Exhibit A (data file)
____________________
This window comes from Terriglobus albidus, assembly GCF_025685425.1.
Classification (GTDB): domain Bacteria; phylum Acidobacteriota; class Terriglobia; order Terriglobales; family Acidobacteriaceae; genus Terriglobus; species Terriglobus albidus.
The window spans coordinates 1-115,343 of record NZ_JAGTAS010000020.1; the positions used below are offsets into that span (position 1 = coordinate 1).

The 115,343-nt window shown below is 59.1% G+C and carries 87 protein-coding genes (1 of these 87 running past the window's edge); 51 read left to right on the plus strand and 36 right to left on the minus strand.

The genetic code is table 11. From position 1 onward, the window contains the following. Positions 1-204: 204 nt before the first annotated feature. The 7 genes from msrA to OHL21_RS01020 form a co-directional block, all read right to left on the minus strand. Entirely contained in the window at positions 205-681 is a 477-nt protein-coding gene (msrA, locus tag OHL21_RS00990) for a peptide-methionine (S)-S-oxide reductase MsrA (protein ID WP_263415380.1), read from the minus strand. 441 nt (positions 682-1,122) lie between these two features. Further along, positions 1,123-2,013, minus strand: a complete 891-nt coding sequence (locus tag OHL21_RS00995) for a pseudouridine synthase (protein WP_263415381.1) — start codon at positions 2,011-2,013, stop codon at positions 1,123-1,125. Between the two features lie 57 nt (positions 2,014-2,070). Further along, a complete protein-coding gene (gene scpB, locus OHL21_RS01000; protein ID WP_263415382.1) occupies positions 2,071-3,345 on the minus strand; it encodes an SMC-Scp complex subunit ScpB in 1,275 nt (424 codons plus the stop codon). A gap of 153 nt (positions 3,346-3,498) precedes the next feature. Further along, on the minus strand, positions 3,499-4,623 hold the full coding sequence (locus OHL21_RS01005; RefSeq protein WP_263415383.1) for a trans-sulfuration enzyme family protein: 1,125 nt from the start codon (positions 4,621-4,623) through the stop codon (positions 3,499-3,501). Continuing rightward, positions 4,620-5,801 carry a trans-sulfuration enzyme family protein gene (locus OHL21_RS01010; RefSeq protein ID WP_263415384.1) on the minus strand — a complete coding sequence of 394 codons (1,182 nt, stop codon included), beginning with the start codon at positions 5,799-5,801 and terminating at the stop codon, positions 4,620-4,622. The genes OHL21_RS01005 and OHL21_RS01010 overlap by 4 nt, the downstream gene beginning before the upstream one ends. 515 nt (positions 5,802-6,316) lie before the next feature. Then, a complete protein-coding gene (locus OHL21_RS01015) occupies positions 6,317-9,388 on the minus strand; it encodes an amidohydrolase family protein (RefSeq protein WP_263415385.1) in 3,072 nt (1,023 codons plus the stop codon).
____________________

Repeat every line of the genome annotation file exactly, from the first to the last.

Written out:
This window comes from Terriglobus albidus, assembly GCF_025685425.1.
Classification (GTDB): domain Bacteria; phylum Acidobacteriota; class Terriglobia; order Terriglobales; family Acidobacteriaceae; genus Terriglobus; species Terriglobus albidus.
The window spans coordinates 1-115,343 of record NZ_JAGTAS010000020.1; the positions used below are offsets into that span (position 1 = coordinate 1).

The 115,343-nt window shown below is 59.1% G+C and carries 87 protein-coding genes (1 of these 87 running past the window's edge); 51 read left to right on the plus strand and 36 right to left on the minus strand.

The genetic code is table 11. From position 1 onward, the window contains the following. Positions 1-204: 204 nt before the first annotated feature. The 7 genes from msrA to OHL21_RS01020 form a co-directional block, all read right to left on the minus strand. Entirely contained in the window at positions 205-681 is a 477-nt protein-coding gene (msrA, locus tag OHL21_RS00990) for a peptide-methionine (S)-S-oxide reductase MsrA (protein ID WP_263415380.1), read from the minus strand. 441 nt (positions 682-1,122) lie between these two features. Further along, positions 1,123-2,013, minus strand: a complete 891-nt coding sequence (locus tag OHL21_RS00995) for a pseudouridine synthase (protein WP_263415381.1) — start codon at positions 2,011-2,013, stop codon at positions 1,123-1,125. Between the two features lie 57 nt (positions 2,014-2,070). Further along, a complete protein-coding gene (gene scpB, locus OHL21_RS01000; protein ID WP_263415382.1) occupies positions 2,071-3,345 on the minus strand; it encodes an SMC-Scp complex subunit ScpB in 1,275 nt (424 codons plus the stop codon). A gap of 153 nt (positions 3,346-3,498) precedes the next feature. Further along, on the minus strand, positions 3,499-4,623 hold the full coding sequence (locus OHL21_RS01005; RefSeq protein WP_263415383.1) for a trans-sulfuration enzyme family protein: 1,125 nt from the start codon (positions 4,621-4,623) through the stop codon (positions 3,499-3,501). Continuing rightward, positions 4,620-5,801 carry a trans-sulfuration enzyme family protein gene (locus OHL21_RS01010; RefSeq protein ID WP_263415384.1) on the minus strand — a complete coding sequence of 394 codons (1,182 nt, stop codon included), beginning with the start codon at positions 5,799-5,801 and terminating at the stop codon, positions 4,620-4,622. The genes OHL21_RS01005 and OHL21_RS01010 overlap by 4 nt, the downstream gene beginning before the upstream one ends. 515 nt (positions 5,802-6,316) lie before the next feature. Then, a complete protein-coding gene (locus OHL21_RS01015) occupies positions 6,317-9,388 on the minus strand; it encodes an amidohydrolase family protein (RefSeq protein WP_263415385.1) in 3,072 nt (1,023 codons plus the stop codon).